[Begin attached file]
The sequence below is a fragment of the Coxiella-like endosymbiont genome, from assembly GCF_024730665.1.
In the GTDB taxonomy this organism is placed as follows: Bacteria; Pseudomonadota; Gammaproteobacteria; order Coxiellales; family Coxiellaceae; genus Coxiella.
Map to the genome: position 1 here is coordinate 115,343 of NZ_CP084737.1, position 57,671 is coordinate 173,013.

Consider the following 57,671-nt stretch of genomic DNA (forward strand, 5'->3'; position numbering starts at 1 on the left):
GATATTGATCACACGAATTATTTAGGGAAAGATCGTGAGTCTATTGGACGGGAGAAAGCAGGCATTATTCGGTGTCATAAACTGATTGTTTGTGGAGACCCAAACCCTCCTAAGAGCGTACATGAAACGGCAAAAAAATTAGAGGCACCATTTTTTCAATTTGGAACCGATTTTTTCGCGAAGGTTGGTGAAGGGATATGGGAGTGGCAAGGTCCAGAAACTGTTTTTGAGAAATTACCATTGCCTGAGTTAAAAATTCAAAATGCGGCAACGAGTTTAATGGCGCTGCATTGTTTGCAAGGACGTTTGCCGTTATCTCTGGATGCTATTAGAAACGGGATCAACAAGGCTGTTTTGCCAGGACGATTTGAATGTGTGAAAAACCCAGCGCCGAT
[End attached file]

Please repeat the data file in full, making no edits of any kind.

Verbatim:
The sequence below is a fragment of the Coxiella-like endosymbiont genome, from assembly GCF_024730665.1.
In the GTDB taxonomy this organism is placed as follows: Bacteria; Pseudomonadota; Gammaproteobacteria; order Coxiellales; family Coxiellaceae; genus Coxiella.
Map to the genome: position 1 here is coordinate 115,343 of NZ_CP084737.1, position 57,671 is coordinate 173,013.

Consider the following 57,671-nt stretch of genomic DNA (forward strand, 5'->3'; position numbering starts at 1 on the left):
GATATTGATCACACGAATTATTTAGGGAAAGATCGTGAGTCTATTGGACGGGAGAAAGCAGGCATTATTCGGTGTCATAAACTGATTGTTTGTGGAGACCCAAACCCTCCTAAGAGCGTACATGAAACGGCAAAAAAATTAGAGGCACCATTTTTTCAATTTGGAACCGATTTTTTCGCGAAGGTTGGTGAAGGGATATGGGAGTGGCAAGGTCCAGAAACTGTTTTTGAGAAATTACCATTGCCTGAGTTAAAAATTCAAAATGCGGCAACGAGTTTAATGGCGCTGCATTGTTTGCAAGGACGTTTGCCGTTATCTCTGGATGCTATTAGAAACGGGATCAACAAGGCTGTTTTGCCAGGACGATTTGAATGTGTGAAAAACCCAGCGCCGAT